Persuasion can be a difficult task. Convincing a person, or a group of people, to comply with a request, or to agree with you on a particular viewpoint, can be a formidable challenge. Yet, why are some people able to persuade better than others? Salespeople, for example, earn a living from confidence in their ability to convince people that they need to buy a particular product or service.

Psychologists have identified a number of techniques which are often used by people to persuade others to agree with them. Below, we look at some of these compliance strategies and how they are most commonly used.

Foot-in-the-Door Technique

The foot-in-the-door technique involves making a smaller request, which a person is likely to agree to, before making your larger request. The rationale behind this technique is that a &lsquofoot-in-the-door&rsquo - a &lsquoyes&rsquo to the first request - can be secured and the person will then be more inclined to agree to the latter favor.

This technique is commonly used in sales. For example, a utility company salesman will ask a passer-by:

&ldquoExcuse me, would you mind telling me who provides your electricity?&rdquo

The person feels as they are doing the salesman a favor (&ldquowould you mind&rdquo) by answering what sounds more like a survey question than a sales pitch. The salesman then engages in further conversation, leading to their ultimate request:

&ldquoWhy not switch to our service, it&rsquos better than your current provider?&rdquo

Having agreed to the first question, the person may be more likely to agree to switch to the salesman&rsquos company than if he had asked them to sign up as his initial question.

Many studies have demonstrated the effectiveness of the foot-in-the-door technique. Famously, Jonathan Freedman and Scott Fraser made telephone calls to a group of women, asking them to answer questions about their use of soap products. This small request was followed by a larger request that they allow a group of men to visit their home and take an inventory of the products that they owned. A second group were not asked the initial soap-related questions but the second request was made outright. The researchers found that the &lsquofoot-in-the-door&rsquo group, who had been asked the initial survey questions, were more likely to agree to the home visit than those who were asked the latter question outright (Freedman and Fraser, 1966).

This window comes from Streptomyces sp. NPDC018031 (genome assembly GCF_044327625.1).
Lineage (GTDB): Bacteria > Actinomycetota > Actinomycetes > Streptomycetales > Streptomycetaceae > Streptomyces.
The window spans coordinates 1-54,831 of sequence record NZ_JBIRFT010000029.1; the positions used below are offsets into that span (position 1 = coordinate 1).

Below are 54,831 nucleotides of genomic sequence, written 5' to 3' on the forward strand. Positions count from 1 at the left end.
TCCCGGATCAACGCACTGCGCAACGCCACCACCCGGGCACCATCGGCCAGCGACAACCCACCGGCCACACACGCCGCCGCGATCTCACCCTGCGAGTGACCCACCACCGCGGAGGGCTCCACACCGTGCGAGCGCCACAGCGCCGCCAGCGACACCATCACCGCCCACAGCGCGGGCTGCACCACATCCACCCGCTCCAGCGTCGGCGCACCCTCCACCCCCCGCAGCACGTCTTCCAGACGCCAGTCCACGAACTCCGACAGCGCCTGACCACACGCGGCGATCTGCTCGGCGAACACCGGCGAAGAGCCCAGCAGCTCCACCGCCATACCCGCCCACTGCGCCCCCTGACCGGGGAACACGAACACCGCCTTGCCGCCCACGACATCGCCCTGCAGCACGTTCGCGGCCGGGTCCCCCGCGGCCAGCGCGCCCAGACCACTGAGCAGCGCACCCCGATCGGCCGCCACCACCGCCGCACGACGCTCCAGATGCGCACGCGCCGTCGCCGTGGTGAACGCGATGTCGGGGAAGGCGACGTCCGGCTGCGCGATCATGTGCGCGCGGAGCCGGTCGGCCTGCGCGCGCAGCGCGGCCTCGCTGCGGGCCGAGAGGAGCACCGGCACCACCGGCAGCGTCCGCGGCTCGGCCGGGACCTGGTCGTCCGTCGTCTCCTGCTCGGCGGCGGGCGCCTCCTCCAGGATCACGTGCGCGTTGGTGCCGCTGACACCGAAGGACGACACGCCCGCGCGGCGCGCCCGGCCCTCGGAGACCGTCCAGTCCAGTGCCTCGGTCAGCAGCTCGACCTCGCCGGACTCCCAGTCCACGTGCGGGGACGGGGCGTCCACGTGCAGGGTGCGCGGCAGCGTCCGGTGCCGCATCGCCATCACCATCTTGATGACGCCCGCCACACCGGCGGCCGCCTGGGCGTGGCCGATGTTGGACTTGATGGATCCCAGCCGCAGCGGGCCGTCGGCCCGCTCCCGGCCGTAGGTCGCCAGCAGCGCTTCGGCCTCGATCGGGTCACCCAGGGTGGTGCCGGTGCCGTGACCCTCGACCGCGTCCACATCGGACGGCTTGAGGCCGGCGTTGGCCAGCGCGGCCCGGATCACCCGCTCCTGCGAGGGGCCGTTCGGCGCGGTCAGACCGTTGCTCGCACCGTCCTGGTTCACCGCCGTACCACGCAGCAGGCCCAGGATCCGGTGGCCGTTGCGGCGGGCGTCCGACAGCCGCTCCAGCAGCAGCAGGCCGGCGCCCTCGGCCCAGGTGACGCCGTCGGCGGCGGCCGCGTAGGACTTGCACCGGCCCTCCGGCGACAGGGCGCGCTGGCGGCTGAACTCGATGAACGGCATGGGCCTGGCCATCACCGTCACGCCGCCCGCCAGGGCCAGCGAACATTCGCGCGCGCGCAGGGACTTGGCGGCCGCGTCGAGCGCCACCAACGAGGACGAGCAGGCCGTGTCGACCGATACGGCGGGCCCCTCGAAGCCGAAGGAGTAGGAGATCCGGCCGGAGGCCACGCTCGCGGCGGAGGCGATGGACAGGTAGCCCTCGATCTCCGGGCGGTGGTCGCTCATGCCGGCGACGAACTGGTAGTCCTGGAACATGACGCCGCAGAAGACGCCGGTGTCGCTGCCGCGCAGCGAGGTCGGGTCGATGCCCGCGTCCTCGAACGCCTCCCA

According to self-perception theory, the foot-in-the-door technique plays on our tendency to decide future behavior based on our perception of our own actions and beliefs. When we agree to the small initial request, we feel that we have behaved altruistically, &lsquohelping out&rsquo the person asking the favor. The second request is then made, and we feel the need to behave in a consistently charitable fashion, agreeing to the larger demand.

Door-in-the-Face Technique

The door-in-the-face technique is another sequential request method but operates in reverse. It involves making an initial, unreasonable request that the respondent is likely to refuse outright. The intended request is subsequently made.

This method of persuasion is sometimes used in sales negotiations. For example, a car salesman may offer to buy a car as a &lsquotrade-in&rsquo for a new car, and offer the customer a fraction of its true worth. The customer will refuse the offer, as the salesman intended, and he will then return with the offer that he thinks is reasonable. Even though the second offer is lower than the customer would like, they accept it, as it seems to be acceptable when compared to the measly amount proposed in the first offer.

One explanation for the influence of the door-in-the-face technique is the way in which it plays on our sense of guilt. When we decline a person&rsquos initial request, we are left with a sense of guilt for not having &lsquohelped&rsquo them out. When a second, more reasonable request is made, it is sufficiently reasonable for us to fulfill, and we view it as an opportunity to reduce the guilt that we experience (O'Keefe and Figgé, 1999).